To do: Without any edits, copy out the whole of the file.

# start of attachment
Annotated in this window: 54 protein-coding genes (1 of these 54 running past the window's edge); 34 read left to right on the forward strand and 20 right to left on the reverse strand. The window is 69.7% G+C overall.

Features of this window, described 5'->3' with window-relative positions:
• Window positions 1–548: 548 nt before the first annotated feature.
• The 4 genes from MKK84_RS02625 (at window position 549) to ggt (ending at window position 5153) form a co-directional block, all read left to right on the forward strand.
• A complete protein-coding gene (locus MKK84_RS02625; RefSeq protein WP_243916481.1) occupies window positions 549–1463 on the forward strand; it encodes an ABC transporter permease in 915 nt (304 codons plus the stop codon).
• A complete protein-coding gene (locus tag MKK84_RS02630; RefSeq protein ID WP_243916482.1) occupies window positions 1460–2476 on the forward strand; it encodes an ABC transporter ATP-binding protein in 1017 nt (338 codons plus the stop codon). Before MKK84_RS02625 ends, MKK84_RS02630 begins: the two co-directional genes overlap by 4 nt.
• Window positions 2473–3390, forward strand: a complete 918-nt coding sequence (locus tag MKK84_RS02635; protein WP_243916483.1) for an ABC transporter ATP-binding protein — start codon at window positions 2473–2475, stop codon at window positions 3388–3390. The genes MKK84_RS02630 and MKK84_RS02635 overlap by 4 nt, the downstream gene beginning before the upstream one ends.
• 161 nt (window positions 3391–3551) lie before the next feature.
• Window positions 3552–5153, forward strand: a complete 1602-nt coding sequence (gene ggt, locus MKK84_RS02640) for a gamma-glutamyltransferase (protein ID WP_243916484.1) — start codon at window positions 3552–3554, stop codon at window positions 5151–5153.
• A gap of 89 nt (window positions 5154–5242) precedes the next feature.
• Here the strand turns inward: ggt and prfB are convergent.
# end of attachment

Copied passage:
Annotated in this window: 54 protein-coding genes (1 of these 54 running past the window's edge); 34 read left to right on the forward strand and 20 right to left on the reverse strand. The window is 69.7% G+C overall.

Features of this window, described 5'->3' with window-relative positions:
• Window positions 1–548: 548 nt before the first annotated feature.
• The 4 genes from MKK84_RS02625 (at window position 549) to ggt (ending at window position 5153) form a co-directional block, all read left to right on the forward strand.
• A complete protein-coding gene (locus MKK84_RS02625; RefSeq protein WP_243916481.1) occupies window positions 549–1463 on the forward strand; it encodes an ABC transporter permease in 915 nt (304 codons plus the stop codon).
• A complete protein-coding gene (locus tag MKK84_RS02630; RefSeq protein ID WP_243916482.1) occupies window positions 1460–2476 on the forward strand; it encodes an ABC transporter ATP-binding protein in 1017 nt (338 codons plus the stop codon). Before MKK84_RS02625 ends, MKK84_RS02630 begins: the two co-directional genes overlap by 4 nt.
• Window positions 2473–3390, forward strand: a complete 918-nt coding sequence (locus tag MKK84_RS02635; protein WP_243916483.1) for an ABC transporter ATP-binding protein — start codon at window positions 2473–2475, stop codon at window positions 3388–3390. The genes MKK84_RS02630 and MKK84_RS02635 overlap by 4 nt, the downstream gene beginning before the upstream one ends.
• 161 nt (window positions 3391–3551) lie before the next feature.
• Window positions 3552–5153, forward strand: a complete 1602-nt coding sequence (gene ggt, locus MKK84_RS02640) for a gamma-glutamyltransferase (protein ID WP_243916484.1) — start codon at window positions 3552–3554, stop codon at window positions 5151–5153.
• A gap of 89 nt (window positions 5154–5242) precedes the next feature.
• Here the strand turns inward: ggt and prfB are convergent.